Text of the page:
BY PUTTING IN A MEDIAN AND PLANTING TREES? SO, LET’S TAX AMERICA, CALIFORNIA, AND SAN FRANCISCO TO CREATE A “REALM” ON 3000 FEET WORTH OF STREET PRIMARILY FOR THE BENEFIT OF THE WEALTHY PROPERTY OWNERS AND PRIVATE SCHOOL(S) WHAT ARE ON THE STREET? ALL RIGHT.

Poorly-Designed Octavia “Boulevard” Proves Too Much for Mercedes-Driving Mom – Plows into NIMBY Green

Monday, December 31st, 2012

To the right of this accident scene is Octavia Boulevard.

And to the left, a block away, is Octavia Street.

And in the middle, you’ll see NIMBY Green with a newish Mercedes Benz CLS sitting on top.

Via ciprofloxacin – click to expand

You see, Octavia used to be a regular old street until Redevelopment (a bad idea from the 20th century) and the failed Octavia “Boulevard” experiment (a bad idea from the 21st century) came along.

Anyway. this is what results when “activists” are valued more than traffic engineers

OMG, Lexus “Laws of Attraction” at City View Metreon – SF’s Party of the Year – World Premier of New LS 460 F Sport

Tuesday, July 31st, 2012

Now why did Lexus choose San Francisco, of all the cities of the world, as the place to debut its “Laws of Attraction” exhibit and to unveil it’s brand-new LS 460 F Sport model?

I don’t know, I guess we’re special.

Hey, look who was there, high atop the Metreon at City View:

It’s  the Stars of the Lexus Laws of Attraction Photo Exhibit as they pose with the 2013 Lexus LS: (left to right) Jonathan Adler, Simon Doonan, Devon Aoki, James Bailey, Jaime King, Kyle Newman, Brady Cunningham and Jason Schwartzman.

Man, this Monday night party was off the hook – I was transformed from an overweight Dell Jockey into an overweight Dell Jockey at the City View:

Oh, and what’s this just outside but four stories up, a Lexus supercar, the likes of which I’ve only seen once before? How did they get this halo vehicle to the roof of the Metreon? Crane, chopper, ramps, giant elevator? It’s a mystery:

(You can’t just buy one of these, Lexus has to invite you to buy this $400,000 car. There’s just 500 in the world, that’s it.)

The place was packed, hundreds and hundreds of party-goers were up there:

Oh, here we go, the moment of unveiling:

Do people take iPads to parties to take photos these days? People do:

See the photos behind the car? That was the point of this shindig, deets below:

A good time was had by all, all the dolled-up gals from the east and south bay and all the older dudes from Marin…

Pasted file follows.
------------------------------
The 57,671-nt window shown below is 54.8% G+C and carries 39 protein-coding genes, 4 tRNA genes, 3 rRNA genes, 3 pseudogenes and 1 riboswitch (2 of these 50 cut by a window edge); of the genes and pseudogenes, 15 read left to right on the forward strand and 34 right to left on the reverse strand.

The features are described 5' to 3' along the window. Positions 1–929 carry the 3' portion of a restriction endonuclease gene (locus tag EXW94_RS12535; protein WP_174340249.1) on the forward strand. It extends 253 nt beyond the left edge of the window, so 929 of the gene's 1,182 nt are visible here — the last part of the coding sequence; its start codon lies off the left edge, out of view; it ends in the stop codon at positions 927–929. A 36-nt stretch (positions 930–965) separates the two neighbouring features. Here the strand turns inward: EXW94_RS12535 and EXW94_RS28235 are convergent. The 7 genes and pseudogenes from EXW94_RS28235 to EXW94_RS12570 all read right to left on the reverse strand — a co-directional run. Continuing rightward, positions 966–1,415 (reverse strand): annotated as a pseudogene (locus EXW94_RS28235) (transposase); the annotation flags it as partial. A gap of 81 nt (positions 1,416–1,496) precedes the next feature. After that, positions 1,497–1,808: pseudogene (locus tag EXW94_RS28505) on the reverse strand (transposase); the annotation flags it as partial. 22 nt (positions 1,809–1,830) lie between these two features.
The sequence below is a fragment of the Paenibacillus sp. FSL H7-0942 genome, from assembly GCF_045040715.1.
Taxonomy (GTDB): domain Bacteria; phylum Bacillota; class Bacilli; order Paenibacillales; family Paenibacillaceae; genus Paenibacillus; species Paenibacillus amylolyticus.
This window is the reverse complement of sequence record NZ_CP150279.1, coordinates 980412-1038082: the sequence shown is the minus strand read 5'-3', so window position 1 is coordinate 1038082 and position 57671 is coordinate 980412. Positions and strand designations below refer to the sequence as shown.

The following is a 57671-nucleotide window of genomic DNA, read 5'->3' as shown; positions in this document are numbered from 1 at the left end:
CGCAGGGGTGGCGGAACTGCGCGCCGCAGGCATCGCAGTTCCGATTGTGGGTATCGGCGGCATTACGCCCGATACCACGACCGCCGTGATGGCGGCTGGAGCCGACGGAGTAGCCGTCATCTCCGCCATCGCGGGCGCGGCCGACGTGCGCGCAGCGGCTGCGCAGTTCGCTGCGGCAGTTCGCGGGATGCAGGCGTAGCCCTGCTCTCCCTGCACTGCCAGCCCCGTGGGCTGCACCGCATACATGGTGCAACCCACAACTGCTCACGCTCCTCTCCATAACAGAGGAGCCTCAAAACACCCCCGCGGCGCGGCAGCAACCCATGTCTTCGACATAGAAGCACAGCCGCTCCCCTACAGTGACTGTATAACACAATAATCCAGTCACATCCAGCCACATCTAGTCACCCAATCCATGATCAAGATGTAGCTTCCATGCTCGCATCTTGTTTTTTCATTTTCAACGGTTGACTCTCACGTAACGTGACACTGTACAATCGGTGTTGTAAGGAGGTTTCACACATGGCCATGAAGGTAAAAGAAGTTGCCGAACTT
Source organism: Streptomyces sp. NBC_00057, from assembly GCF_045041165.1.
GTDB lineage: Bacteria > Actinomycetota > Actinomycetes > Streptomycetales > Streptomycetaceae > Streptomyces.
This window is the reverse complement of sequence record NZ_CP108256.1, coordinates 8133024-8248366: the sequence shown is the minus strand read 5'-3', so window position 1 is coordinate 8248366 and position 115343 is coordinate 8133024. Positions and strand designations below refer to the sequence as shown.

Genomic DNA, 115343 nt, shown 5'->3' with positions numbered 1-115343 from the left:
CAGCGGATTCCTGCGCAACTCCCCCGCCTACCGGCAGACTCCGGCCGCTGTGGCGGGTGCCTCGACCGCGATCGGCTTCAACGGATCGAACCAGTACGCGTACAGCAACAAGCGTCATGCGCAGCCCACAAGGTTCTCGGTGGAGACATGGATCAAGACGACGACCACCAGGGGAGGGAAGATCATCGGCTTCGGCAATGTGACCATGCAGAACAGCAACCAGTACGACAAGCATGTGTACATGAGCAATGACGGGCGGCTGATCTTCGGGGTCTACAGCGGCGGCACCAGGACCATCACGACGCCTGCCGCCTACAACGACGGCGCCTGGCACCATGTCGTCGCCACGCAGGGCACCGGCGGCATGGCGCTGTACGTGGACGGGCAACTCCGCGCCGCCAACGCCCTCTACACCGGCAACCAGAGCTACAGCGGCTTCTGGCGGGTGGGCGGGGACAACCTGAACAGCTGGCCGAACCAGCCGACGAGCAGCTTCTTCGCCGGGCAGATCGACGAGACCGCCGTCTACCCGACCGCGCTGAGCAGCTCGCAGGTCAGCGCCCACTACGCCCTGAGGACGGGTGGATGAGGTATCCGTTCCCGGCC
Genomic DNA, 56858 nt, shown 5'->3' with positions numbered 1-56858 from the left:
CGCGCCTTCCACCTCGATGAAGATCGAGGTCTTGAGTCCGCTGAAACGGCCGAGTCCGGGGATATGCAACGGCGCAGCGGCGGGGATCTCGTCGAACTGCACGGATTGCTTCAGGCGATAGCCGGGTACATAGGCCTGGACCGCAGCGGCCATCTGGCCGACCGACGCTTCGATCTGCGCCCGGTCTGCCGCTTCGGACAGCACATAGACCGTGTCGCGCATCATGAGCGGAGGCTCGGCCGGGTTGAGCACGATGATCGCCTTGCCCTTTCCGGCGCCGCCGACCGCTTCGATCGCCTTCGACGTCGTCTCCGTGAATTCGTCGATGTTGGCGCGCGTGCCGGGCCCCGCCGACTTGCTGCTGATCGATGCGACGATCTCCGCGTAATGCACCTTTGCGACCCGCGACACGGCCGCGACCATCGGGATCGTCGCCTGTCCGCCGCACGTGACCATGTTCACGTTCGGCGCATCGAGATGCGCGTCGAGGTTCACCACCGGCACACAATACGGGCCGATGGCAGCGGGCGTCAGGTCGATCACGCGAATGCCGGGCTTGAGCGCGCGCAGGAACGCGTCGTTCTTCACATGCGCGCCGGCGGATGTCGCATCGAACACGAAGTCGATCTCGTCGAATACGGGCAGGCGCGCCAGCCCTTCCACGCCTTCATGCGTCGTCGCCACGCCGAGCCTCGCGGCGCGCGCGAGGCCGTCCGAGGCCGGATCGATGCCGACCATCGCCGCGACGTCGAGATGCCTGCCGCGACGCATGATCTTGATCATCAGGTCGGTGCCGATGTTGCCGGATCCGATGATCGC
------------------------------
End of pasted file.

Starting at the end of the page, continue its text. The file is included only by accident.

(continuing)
If you ever get invited to a free party hosted by Lexus, jump at the chance, is all I can say.

Get all the deets, see all the art photos of the couples, see the new, sportier Lexus, see the new “spindle” grill, see the less-luxurious, performance-oriented SPORT F sedan, see it all, right here and/or after the jump.

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That EXPRESS Chain Store is Going to Replace Our Beloved Gold Dust Lounge with … a “Dual-Gender Denim Lab”

Tuesday, July 24th, 2012

EXPRESS, Inc has just announced what it’s going to do with the former Gold Dust Lounge on Geary in Union Square – it seems we’re going to be blessed with a 16,000-square-foot “flagship” store.

Here’s what EXPRESS has to say about it:

“Located at 301 Geary Street, the Union Square location is comprised of approximately 16,000 square feet and will feature two floors, plus a mezzanine, of selling space.  One of the vacating tenants delayed Express taking possession of the space.  The property is owned by Handlery Hotels, Inc.”

Yes, that delay was the talk of the town.

Anyway, bygones.

I think this is it, a “dual-gender Denim Lab” as seen in Pennsylvania’s King of Prussia town, an East Coast version of Emeryville I guess: 

Click to expand – more shots at the RetailDesignBlog

All right, together now:

Dual-Gender Denim Lab!

Dual-Gender Denim Lab!

Dual-Gender Denim Lab!

Myself, I just got a pair of “Kirkland” jeans on sale at our dual-gender Costco #144 in SoMA. $11-something. (Now that was a deal because normally they’re $13-something. And I remember when they were just $12-something, back in the day. Ah mem’ries…)

All the deets:

“COLUMBUS, Ohio, July 23, 2012  — Express, Inc. (NYSE: EXPR), a specialty retail apparel chain operating over 600 stores, today announced that the company will open two flagship locations in Times Square in New York City and Union Square in San Francisco.  Both locations are scheduled to open in 2013.  Union Square, located at the corner of Powell and Geary streets, is scheduled to open next summer; and Times Square, located at the corner of 46(th) Street and Broadway – in the heart of the Bowtie – is scheduled to open in the fall.

“We are extremely excited to officially announce both of these flagship locations for 2013,” said Michael Weiss, chairman, president & CEO of Express, Inc.  “The age old mantra of ‘location, location, location’ was certainly at work in the selection of these two properties.  These flagships will not only reflect the strength of our fashion authority within these two cities, but also serve as a gateway to our brand for international visitors and shoppers as part of our international expansion strategy,” he added.